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Mike Rowe offers commonsense counterpoint to the media's COVID-19 hysteria
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'I’m concerned. I’m just not petrified': Mike Rowe offers commonsense counterpoint to the media's COVID-19 hysteria

That makes a lot of sense

"Dirty Jobs" star Mike Rowe is countering what he suggests is media-driven hysteria about the coronavirus pandemic, saying he is "concerned" but not "petrified" nor living in constant fear of something he cannot necessarily control.

In a lengthy exchange posted to his Facebook Wednesday, Rowe responded to a fan who asked: "Is it really so important to film a television show in the midst of pandemic? ... Don't you watch the news? More and more cases every day — aren't you concerned?"

In response, Rowe said, "Of course, I'm concerned ... I'm just not petrified" before explaining that the coronavirus case and death numbers need to be put in context.

Rowe pointed to an interview Joe Rogan conducted in March with Dr. Michael Osterholm in which Osterholm, an international recognized expert in infectious diseases, estimated that there would be 100 million coronavirus cases and 480,000 deaths in the U.S. in three to seven months even if the country successfully "flattened the curve."

Rowe said that after working through the four stages of grief — denial, anger, bargaining, and depression — he came to accept the possibility of those numbers.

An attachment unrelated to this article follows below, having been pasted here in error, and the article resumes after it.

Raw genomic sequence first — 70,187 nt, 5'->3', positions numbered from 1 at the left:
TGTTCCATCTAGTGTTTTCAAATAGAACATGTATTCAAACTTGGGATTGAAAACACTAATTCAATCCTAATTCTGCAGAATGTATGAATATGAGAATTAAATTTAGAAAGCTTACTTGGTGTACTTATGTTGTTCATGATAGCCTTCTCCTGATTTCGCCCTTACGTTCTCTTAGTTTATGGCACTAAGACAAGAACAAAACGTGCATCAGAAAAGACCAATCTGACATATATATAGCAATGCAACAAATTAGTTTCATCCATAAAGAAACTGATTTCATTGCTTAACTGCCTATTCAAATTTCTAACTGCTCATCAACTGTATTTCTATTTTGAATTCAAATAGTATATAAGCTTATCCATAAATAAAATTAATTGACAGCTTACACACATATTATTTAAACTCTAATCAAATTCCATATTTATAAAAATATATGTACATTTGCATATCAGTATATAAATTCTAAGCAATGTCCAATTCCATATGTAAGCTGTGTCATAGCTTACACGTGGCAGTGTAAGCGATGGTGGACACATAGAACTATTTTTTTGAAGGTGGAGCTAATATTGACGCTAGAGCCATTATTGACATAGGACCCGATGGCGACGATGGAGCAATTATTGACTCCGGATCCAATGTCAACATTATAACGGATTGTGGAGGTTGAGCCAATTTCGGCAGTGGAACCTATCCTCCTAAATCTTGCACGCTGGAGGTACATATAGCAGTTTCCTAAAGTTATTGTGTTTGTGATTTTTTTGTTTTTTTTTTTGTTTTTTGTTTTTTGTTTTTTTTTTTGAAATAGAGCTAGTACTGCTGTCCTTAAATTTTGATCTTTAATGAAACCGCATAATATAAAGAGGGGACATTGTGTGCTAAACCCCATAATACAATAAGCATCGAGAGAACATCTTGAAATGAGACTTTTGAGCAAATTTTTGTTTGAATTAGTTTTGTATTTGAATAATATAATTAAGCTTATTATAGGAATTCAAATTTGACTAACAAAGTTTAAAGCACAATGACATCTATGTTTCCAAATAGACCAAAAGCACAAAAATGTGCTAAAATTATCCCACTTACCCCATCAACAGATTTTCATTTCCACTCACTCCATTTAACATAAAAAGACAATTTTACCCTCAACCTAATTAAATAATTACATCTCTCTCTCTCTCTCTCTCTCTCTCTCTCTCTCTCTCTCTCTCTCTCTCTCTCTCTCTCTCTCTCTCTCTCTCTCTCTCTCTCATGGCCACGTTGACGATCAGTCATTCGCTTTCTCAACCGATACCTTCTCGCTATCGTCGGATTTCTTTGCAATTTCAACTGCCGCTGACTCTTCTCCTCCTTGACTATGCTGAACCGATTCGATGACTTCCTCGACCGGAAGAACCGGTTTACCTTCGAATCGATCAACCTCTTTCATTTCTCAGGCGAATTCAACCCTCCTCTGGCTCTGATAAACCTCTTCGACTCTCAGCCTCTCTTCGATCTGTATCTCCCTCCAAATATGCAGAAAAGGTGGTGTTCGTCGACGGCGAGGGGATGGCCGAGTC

"I've accepted those numbers," he said. "Unfortunately, millions of others have not. Many people have no sense of where this is headed, and I understand why. They've been betrayed by a hysterical media that insists on covering each new reported case as if it were the first case. Every headline today drips with dread, as the next doomed hotspot approaches the next 'grim milestone.'"

By removing the shock factor from every reported new case and accepting the reality of the situation, Rowe says, he is now able to "evaluate the risk and make [his] own decisions," within the law, of course.

He compares this type of risk analysis with how millions of Americans are able to get into cars and drive them places every day despite the inherent and well-documented dangers of doing so.

"Again, don't misunderstand. I'm not ignoring COVID, or downplaying COVID, or pretending the risks at hand aren't real. Nor am I comparing COVID cases to car accidents," Rowe said. "I'm simply comparing the fear of each to the other, and the fear that always accompanies uncertainty.

"I don't want to get this disease or give it to someone else, any more than I want to be in a car wreck that injures someone else," he continued. "But I've accepted certain things about the pandemic, and now, I've gotten used to the risk as I understand it. I take precautions. I get tested as often as I can, and if I can't physically distance, I wear a mask — especially around higher risk people. Likewise, I wear a seatbelt, obey the speed limits, and check my mirrors before changing lanes. Yes — I'm aware that we'd all be a lot safer if we kept our cars in the garage. I'm also aware we'd be a lot safer if we all kept ourselves in the house. But that's not why cars, or people, exist."

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